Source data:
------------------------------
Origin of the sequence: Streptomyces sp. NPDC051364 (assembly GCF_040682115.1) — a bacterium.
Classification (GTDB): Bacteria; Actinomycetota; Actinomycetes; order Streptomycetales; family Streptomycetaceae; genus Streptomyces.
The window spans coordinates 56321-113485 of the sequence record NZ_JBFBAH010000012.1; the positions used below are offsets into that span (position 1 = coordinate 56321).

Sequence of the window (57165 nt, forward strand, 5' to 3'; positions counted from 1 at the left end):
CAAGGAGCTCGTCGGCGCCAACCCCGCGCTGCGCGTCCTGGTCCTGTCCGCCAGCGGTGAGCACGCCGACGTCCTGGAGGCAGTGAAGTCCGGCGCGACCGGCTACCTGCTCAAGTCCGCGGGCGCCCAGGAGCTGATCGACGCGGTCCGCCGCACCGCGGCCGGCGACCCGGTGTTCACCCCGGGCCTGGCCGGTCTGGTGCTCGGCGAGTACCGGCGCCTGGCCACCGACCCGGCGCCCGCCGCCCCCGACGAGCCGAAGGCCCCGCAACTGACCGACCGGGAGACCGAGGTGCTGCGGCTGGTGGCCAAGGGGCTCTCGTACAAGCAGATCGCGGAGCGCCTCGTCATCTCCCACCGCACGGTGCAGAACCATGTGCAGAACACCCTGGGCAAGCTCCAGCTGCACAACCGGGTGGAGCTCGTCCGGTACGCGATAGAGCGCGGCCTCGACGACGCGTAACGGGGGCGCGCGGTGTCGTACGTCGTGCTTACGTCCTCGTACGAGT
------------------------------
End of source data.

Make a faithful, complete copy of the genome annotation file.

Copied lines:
Origin of the sequence: Streptomyces sp. NPDC051364 (assembly GCF_040682115.1) — a bacterium.
Classification (GTDB): Bacteria; Actinomycetota; Actinomycetes; order Streptomycetales; family Streptomycetaceae; genus Streptomyces.
The window spans coordinates 56321-113485 of the sequence record NZ_JBFBAH010000012.1; the positions used below are offsets into that span (position 1 = coordinate 56321).

Sequence of the window (57165 nt, forward strand, 5' to 3'; positions counted from 1 at the left end):
CAAGGAGCTCGTCGGCGCCAACCCCGCGCTGCGCGTCCTGGTCCTGTCCGCCAGCGGTGAGCACGCCGACGTCCTGGAGGCAGTGAAGTCCGGCGCGACCGGCTACCTGCTCAAGTCCGCGGGCGCCCAGGAGCTGATCGACGCGGTCCGCCGCACCGCGGCCGGCGACCCGGTGTTCACCCCGGGCCTGGCCGGTCTGGTGCTCGGCGAGTACCGGCGCCTGGCCACCGACCCGGCGCCCGCCGCCCCCGACGAGCCGAAGGCCCCGCAACTGACCGACCGGGAGACCGAGGTGCTGCGGCTGGTGGCCAAGGGGCTCTCGTACAAGCAGATCGCGGAGCGCCTCGTCATCTCCCACCGCACGGTGCAGAACCATGTGCAGAACACCCTGGGCAAGCTCCAGCTGCACAACCGGGTGGAGCTCGTCCGGTACGCGATAGAGCGCGGCCTCGACGACGCGTAACGGGGGCGCGCGGTGTCGTACGTCGTGCTTACGTCCTCGTACGAGT